Pharmacy Benefit Managers (PBMs) update their provider manuals on occasion (some more frequently than others) and although the changes are applicable to the practice of all pharmacies contracted with that PBM, it can be difficult to keep track of the method by which each PBM updates their manual and where to find it.
- Caremark – Generally they mail out a paper, hardcopy of their provider manual to contracted pharmacies every other year, on even years, and amendments on odd years. An electronic copy can also be found at the bottom of the Document Library on the pharmacy provider website (log in required).
- Express Scripts® updates their manual and posts the newest version online in the Pharmacist Resource Center (log in required) along with an itemized list of updates. Pharmacy staff can read the itemized list if they are looking for an efficient way to access and review the updates.
- Humana – Their provider manual is publicly accessible via the Pharmacy Manuals and Forms page of their website, which affords all pharmacies quick and easy access to the relevant information.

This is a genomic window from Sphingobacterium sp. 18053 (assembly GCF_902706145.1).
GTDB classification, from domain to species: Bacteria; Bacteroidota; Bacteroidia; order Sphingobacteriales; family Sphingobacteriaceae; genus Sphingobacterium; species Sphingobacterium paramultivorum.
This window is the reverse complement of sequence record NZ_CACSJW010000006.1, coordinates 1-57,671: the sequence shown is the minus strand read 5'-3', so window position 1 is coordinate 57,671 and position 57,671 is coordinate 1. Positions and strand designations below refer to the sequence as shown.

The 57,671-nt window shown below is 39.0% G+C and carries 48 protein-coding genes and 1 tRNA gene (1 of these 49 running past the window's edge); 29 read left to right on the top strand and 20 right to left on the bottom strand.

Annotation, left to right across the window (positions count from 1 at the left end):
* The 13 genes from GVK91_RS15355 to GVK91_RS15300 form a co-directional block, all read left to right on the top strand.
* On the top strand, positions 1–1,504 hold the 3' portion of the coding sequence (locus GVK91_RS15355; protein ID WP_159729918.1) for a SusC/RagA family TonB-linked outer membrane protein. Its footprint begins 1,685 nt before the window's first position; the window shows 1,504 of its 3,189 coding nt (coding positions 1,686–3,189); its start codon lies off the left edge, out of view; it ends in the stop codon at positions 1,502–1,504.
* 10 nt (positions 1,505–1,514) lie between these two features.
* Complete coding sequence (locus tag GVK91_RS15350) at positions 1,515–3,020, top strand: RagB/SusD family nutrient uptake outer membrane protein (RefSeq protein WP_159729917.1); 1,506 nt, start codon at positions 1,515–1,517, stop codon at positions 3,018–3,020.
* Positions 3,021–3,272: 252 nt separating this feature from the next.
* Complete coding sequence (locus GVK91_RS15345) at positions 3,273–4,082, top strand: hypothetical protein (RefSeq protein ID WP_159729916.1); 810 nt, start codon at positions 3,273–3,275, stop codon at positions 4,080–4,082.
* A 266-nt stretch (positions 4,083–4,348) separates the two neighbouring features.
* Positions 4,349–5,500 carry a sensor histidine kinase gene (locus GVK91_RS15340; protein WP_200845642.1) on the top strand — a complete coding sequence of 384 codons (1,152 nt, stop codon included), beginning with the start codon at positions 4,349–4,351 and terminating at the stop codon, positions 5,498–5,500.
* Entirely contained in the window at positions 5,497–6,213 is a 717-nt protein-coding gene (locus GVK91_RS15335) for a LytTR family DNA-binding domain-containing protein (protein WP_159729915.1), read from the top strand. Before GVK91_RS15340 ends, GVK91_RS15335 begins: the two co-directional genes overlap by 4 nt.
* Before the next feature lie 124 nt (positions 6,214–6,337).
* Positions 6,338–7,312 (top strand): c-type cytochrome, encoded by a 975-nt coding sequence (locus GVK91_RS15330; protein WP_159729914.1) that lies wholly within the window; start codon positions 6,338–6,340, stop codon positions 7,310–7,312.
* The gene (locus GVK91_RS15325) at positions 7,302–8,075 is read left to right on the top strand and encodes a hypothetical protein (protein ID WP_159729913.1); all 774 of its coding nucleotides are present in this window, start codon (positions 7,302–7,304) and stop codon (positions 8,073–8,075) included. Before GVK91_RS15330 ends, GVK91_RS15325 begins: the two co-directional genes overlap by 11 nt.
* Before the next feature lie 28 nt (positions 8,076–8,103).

- OptumRx® updates their provider manual multiples times each year. The newest being Version 4.1 which was published at the being of October 2021. The provider manual for OptumRx® is publicly available under the Manuals and Guides sections of the Health Care Professionals website. However, OptumRx® does not provide a summary of changes or a quick reference guide. Below are several significant updates from recent versions of their provider manual.
- Contracted pharmacies must provide language interpreter services in accordance with their state’s requirements or regulations.
- Examples of “computer records” are now included under desktop and telephone audits and investigational reviews; these examples include electronic prescriptions (new and refill authorizations) as well as electronically stored clarifications or notes.
- Over the course of 2021 several major additions have been made to the discrepancy code list:
- 1P and 4B – Previously, claims billed with an invalid prescriber DEA number received these codes. Now, they will be utilized for invalid NPI number as well.
- 2L – This discrepancy has been utilized when a script was missing documentation to validate the clinical appropriateness on a claim with possible clinical issues (gender/age/drug). Now, it will also be used for “possible high dose” claims without documentation supporting the appropriateness of the dose.
- 3B – This will be utilized on claims with missing or invalid Risk Evaluation & Mitigation Strategies (REMS) documentation. For additional REMS information, refer to the June 2021 Newsline article Would Your REMS Prescription Pass an Audit?
- 4Q – In states where prescriptions issued by mid-level practitioners require information regarding the supervising doctor, this code will be used if the supervisor’s information is missing.
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